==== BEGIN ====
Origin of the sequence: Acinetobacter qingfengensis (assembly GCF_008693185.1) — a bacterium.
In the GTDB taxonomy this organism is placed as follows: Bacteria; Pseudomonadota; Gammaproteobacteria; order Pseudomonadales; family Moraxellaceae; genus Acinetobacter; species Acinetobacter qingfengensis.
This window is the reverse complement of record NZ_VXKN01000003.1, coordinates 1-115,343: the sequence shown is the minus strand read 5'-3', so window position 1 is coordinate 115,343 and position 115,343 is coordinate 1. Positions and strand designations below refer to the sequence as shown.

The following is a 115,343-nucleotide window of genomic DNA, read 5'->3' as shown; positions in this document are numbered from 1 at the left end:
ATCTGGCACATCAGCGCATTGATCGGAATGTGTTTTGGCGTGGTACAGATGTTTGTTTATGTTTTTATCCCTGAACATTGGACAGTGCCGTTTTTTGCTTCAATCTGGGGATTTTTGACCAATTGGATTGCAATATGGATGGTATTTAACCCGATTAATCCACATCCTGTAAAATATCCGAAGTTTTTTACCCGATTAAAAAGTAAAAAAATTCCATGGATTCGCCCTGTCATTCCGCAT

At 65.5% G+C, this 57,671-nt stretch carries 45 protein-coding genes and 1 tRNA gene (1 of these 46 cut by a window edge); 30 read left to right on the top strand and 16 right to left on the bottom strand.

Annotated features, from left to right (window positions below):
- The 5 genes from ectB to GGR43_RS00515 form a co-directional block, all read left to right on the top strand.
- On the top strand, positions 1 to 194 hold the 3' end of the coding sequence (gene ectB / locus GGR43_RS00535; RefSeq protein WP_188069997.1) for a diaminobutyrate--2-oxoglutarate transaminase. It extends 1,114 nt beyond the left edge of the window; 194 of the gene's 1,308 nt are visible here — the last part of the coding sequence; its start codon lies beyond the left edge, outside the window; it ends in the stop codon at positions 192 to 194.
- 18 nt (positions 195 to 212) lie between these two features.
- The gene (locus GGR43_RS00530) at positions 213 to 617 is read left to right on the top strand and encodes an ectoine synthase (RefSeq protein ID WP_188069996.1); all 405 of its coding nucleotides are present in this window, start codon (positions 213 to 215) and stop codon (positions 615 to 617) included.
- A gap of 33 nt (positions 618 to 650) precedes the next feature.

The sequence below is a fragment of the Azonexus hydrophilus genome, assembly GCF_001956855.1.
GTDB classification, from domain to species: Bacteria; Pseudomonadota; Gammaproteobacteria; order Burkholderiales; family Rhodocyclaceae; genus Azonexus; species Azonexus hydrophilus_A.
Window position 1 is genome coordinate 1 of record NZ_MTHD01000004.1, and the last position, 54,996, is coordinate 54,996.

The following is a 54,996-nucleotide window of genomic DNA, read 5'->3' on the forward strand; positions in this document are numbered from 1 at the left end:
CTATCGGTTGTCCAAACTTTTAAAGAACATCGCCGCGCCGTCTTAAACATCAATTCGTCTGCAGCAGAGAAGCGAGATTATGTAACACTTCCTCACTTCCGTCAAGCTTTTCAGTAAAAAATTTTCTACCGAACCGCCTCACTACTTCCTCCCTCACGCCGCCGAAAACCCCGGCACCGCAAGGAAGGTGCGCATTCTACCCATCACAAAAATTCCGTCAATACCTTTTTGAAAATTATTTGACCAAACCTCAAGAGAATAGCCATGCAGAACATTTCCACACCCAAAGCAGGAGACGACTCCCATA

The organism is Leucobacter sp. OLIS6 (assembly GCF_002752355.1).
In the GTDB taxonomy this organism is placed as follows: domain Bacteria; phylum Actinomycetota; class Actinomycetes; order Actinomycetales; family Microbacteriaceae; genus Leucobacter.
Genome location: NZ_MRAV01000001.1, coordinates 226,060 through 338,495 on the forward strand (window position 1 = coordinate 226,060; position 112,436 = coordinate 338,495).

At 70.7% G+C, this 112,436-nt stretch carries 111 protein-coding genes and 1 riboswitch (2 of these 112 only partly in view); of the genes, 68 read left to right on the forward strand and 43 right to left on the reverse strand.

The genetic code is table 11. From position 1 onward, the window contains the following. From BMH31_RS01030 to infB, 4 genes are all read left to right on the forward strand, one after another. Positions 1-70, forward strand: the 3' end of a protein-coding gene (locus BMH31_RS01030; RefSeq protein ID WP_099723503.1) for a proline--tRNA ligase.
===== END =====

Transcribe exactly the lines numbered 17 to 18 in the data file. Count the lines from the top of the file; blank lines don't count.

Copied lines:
CTATCGGTTGTCCAAACTTTTAAAGAACATCGCCGCGCCGTCTTAAACATCAATTCGTCTGCAGCAGAGAAGCGAGATTATGTAACACTTCCTCACTTCCGTCAAGCTTTTCAGTAAAAAATTTTCTACCGAACCGCCTCACTACTTCCTCCCTCACGCCGCCGAAAACCCCGGCACCGCAAGGAAGGTGCGCATTCTACCCATCACAAAAATTCCGTCAATACCTTTTTGAAAATTATTTGACCAAACCTCAAGAGAATAGCCATGCAGAACATTTCCACACCCAAAGCAGGAGACGACTCCCATA

The organism is Leucobacter sp. OLIS6 (assembly GCF_002752355.1).